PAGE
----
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Indications of Violence in Teens
Q: I have two teenage sons. They're great kids, honor roll students, active in sports, school activities, church, etc. They have friends, attend dances, and are interested in school activities. Like many other teenage boys, they like violent video games and movies. But previous school shooters sounded just like this. What other kinds of things should I be looking for?
A: First of all, the boys who killed fellow students at Columbine did not sound just like this. Sharing a few behavioral features and interests with boys who killed others does not constitute danger. To give you an alternative to the nonsense warning signs offered on the local news, here are some REAL pre-incident indicators associated with boys who act out violently:
- Alcohol and drug use
- Addiction to media products
- Fascination with weapons and violence
- Experience with guns
- Access to guns
- Sullen, Angry, Depressed (SAD)
- Seeking status and worth through violence
- Threats (of violence or suicide)
- Chronic anger
Most of these are self-explanatory but I want to add a couple of brief elaborations: Note that alcohol and drug abuse are at the top of the list; one recent study shows that an astonishing 75 percent of homicides by young people occur when they are high or drunk. Next, the term SAD is used by my firm's behavioral scientists for easy identification of Sullenness, Anger, and Depression, which include changes in weight, irritability, suicidal references, hopelessness, and loss of interest in previously enjoyable activities.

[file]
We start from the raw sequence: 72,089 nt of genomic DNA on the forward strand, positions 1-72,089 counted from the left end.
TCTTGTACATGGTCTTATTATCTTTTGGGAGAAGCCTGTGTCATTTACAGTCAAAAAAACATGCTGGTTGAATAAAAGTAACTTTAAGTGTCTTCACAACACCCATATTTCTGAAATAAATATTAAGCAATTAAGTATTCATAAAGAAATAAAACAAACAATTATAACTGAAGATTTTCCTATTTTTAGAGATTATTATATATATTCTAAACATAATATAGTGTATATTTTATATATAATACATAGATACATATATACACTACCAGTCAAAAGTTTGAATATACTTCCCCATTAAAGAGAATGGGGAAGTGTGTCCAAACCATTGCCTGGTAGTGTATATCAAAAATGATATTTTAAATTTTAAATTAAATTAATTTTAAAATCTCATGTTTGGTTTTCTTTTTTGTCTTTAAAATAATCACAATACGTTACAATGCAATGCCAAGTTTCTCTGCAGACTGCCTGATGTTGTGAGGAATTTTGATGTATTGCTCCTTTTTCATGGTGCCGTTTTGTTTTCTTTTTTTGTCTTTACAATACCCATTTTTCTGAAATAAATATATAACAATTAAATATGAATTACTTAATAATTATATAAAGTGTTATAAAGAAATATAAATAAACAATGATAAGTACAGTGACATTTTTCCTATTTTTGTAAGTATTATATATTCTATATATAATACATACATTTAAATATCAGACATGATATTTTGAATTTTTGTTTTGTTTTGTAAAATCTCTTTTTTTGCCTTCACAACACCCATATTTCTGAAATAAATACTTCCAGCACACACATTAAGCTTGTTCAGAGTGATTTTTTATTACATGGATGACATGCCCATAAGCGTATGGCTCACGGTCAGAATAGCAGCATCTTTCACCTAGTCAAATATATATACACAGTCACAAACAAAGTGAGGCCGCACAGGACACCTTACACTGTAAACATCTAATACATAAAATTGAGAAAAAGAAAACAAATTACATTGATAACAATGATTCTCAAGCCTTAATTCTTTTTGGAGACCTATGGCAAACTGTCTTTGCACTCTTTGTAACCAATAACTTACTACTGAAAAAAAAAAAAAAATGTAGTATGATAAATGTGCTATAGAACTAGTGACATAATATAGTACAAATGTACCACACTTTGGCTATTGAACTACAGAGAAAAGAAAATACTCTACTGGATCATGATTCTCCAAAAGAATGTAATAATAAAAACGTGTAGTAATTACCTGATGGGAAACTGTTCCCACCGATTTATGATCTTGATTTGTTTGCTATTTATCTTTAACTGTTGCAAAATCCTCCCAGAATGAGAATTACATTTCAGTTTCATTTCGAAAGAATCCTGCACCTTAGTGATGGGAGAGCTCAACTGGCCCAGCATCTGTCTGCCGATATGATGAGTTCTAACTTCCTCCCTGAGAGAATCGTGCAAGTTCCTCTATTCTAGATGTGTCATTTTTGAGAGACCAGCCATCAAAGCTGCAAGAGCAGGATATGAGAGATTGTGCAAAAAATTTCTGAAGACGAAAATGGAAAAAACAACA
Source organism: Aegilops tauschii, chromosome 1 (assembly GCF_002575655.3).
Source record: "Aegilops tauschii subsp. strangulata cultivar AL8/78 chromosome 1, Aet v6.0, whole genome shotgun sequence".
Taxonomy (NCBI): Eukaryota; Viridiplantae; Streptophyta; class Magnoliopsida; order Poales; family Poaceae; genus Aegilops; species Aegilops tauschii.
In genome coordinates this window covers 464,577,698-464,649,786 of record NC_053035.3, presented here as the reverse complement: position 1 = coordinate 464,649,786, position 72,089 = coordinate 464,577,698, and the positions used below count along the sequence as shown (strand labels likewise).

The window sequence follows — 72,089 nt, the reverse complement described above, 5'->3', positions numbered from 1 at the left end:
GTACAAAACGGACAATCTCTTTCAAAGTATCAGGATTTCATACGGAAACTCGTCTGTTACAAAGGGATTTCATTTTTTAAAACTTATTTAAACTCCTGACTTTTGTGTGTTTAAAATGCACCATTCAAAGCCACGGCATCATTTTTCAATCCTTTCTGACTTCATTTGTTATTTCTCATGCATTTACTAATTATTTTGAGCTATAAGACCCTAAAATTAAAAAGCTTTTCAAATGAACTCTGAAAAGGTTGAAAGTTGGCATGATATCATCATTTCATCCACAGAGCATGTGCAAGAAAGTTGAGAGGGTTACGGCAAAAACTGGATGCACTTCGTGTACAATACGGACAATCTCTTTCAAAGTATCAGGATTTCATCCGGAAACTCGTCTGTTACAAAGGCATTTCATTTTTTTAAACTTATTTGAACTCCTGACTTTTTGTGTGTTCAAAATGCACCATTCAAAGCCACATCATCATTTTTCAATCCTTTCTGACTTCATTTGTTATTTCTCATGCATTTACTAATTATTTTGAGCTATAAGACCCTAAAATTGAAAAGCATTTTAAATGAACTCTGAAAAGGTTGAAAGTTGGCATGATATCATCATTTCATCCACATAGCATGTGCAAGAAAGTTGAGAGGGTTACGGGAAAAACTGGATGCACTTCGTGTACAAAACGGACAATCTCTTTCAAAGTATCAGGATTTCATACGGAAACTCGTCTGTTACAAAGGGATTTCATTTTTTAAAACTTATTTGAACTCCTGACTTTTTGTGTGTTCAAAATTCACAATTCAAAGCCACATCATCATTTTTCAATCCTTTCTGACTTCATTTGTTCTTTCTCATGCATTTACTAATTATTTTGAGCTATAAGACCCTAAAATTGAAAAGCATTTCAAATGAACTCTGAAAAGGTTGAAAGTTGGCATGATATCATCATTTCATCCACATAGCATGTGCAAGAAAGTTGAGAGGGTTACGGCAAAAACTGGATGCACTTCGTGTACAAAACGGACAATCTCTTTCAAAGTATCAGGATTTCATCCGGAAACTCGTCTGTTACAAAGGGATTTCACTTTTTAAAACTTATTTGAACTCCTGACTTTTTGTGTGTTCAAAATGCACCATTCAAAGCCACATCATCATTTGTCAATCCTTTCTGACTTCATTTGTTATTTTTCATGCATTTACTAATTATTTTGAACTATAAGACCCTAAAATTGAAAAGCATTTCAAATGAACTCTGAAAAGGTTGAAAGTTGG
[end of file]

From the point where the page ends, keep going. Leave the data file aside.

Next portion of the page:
I don't imagine that the items on the list above apply to your sons. Also, there are seven key abilities human beings need to effectively manage life: the ability to motivate ourselves, to persist against frustration, to delay gratification, to regulate moods, to hope, to empathize, and to control impulse. Many of those who commit extreme acts of violence never learned these skills, but I expect your sons have.
If you are still worried, let me know.
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Gavin de Becker is widely regarded as the leading U.S. expert on the prediction and management of violence. His work has earned him three Presidential appointments and a position on a congressional committee. He is currently co-chair of the Domestic Violence Council Advisory Board, and a Senior Fellow at the UCLA School of Public Policy.